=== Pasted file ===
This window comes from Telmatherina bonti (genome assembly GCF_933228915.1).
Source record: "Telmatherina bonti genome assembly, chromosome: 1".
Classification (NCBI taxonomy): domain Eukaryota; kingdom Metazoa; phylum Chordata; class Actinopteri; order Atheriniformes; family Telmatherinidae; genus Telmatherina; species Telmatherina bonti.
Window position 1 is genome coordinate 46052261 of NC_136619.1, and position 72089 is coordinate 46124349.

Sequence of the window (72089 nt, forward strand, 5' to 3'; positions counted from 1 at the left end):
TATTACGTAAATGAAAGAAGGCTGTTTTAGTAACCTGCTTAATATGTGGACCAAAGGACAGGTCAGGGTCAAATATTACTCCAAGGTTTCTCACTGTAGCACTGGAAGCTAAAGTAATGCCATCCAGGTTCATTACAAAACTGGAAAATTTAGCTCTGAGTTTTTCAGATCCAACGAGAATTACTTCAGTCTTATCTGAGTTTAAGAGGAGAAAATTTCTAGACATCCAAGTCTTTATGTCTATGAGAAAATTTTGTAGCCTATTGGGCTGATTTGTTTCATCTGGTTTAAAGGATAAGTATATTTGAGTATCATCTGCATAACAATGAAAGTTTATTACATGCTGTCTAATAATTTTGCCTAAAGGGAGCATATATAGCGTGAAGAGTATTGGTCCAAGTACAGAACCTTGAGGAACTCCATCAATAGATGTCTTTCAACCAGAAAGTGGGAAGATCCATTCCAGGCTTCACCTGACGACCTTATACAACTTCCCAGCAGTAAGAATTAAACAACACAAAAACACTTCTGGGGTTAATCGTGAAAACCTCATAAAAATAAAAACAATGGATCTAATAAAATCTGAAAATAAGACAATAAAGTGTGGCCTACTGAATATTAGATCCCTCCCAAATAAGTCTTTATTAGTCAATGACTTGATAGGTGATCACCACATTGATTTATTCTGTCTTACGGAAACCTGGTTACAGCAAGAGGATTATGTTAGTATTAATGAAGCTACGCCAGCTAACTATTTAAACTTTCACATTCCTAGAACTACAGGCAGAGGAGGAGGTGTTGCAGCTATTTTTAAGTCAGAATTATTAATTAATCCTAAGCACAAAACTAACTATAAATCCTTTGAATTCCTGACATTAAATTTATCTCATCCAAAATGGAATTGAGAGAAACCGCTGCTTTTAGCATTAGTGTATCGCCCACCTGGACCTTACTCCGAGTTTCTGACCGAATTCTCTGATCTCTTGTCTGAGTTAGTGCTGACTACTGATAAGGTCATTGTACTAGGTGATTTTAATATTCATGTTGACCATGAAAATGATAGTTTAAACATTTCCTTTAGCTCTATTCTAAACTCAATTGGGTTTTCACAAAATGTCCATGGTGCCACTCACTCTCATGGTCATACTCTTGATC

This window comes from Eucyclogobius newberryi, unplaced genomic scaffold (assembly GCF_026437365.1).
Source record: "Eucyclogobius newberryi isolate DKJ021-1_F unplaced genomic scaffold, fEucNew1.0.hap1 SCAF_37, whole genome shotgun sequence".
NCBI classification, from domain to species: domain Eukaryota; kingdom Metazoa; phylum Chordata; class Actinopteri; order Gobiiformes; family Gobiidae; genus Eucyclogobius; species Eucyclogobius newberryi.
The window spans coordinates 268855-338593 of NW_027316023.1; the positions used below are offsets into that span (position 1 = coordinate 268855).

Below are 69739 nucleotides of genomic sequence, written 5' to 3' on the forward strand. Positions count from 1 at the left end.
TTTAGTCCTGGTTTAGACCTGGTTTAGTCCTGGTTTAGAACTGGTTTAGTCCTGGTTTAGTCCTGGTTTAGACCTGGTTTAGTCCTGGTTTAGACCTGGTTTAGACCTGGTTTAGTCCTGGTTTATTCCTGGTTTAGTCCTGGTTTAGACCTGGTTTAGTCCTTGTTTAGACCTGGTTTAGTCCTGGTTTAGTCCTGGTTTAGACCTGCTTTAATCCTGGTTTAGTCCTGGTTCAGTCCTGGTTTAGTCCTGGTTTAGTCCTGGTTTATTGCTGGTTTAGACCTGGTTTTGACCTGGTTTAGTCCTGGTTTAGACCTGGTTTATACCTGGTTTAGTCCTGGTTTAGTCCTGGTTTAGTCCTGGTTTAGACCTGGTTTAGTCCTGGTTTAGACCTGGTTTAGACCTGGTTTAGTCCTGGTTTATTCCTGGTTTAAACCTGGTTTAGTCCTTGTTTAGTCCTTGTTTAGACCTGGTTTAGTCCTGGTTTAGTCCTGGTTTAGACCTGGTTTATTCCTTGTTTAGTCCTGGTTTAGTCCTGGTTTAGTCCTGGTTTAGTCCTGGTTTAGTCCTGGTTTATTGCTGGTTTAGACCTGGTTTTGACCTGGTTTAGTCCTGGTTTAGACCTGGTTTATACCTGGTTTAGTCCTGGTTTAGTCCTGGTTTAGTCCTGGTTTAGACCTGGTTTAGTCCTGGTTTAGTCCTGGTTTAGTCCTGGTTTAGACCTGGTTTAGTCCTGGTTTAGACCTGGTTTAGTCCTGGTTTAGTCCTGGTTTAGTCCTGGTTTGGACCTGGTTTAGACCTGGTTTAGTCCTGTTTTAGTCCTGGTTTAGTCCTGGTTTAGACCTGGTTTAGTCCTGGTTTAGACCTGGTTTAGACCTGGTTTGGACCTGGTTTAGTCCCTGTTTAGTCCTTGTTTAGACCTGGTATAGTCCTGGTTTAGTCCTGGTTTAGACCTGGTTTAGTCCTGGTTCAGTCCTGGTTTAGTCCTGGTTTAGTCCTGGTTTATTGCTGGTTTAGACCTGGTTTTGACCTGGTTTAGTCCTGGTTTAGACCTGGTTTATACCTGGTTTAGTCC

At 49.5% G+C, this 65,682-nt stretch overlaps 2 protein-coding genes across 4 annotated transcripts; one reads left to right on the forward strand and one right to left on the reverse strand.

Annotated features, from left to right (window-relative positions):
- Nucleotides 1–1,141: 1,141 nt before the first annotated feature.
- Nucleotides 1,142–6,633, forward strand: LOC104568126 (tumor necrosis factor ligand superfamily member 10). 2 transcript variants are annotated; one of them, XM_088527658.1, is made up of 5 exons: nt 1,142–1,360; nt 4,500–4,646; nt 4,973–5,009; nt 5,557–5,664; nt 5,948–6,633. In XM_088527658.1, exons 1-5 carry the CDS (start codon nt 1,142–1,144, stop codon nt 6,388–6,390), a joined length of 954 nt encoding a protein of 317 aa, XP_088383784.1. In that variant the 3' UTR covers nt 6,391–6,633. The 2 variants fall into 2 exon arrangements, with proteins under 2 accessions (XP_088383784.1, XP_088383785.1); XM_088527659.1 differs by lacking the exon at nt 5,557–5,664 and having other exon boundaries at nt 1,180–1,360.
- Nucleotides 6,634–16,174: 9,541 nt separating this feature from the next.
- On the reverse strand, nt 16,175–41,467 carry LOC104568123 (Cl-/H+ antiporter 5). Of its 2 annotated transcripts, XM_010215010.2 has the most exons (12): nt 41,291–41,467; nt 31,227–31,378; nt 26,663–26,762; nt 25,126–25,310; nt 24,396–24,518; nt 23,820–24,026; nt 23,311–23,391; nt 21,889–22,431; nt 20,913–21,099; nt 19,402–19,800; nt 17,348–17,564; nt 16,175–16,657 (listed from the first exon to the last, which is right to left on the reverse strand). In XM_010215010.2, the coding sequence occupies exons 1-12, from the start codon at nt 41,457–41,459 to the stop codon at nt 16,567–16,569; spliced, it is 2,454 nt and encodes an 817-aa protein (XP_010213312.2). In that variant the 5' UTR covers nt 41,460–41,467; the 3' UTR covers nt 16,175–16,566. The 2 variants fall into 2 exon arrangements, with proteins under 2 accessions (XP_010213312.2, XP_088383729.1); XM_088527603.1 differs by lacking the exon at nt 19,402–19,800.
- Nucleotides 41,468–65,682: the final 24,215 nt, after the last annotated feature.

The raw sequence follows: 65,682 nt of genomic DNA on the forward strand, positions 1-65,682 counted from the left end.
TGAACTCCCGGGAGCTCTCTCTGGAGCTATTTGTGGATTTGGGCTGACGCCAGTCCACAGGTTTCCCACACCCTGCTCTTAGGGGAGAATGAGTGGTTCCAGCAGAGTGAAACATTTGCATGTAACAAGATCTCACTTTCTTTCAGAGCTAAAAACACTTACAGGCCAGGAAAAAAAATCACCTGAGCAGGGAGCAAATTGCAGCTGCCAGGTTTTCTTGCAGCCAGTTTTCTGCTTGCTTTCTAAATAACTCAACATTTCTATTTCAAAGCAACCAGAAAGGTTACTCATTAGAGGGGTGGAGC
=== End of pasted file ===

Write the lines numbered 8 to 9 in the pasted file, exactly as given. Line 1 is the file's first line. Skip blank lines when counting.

Source record: "Eucyclogobius newberryi isolate DKJ021-1_F unplaced genomic scaffold, fEucNew1.0.hap1 SCAF_37, whole genome shotgun sequence".
NCBI classification, from domain to species: domain Eukaryota; kingdom Metazoa; phylum Chordata; class Actinopteri; order Gobiiformes; family Gobiidae; genus Eucyclogobius; species Eucyclogobius newberryi.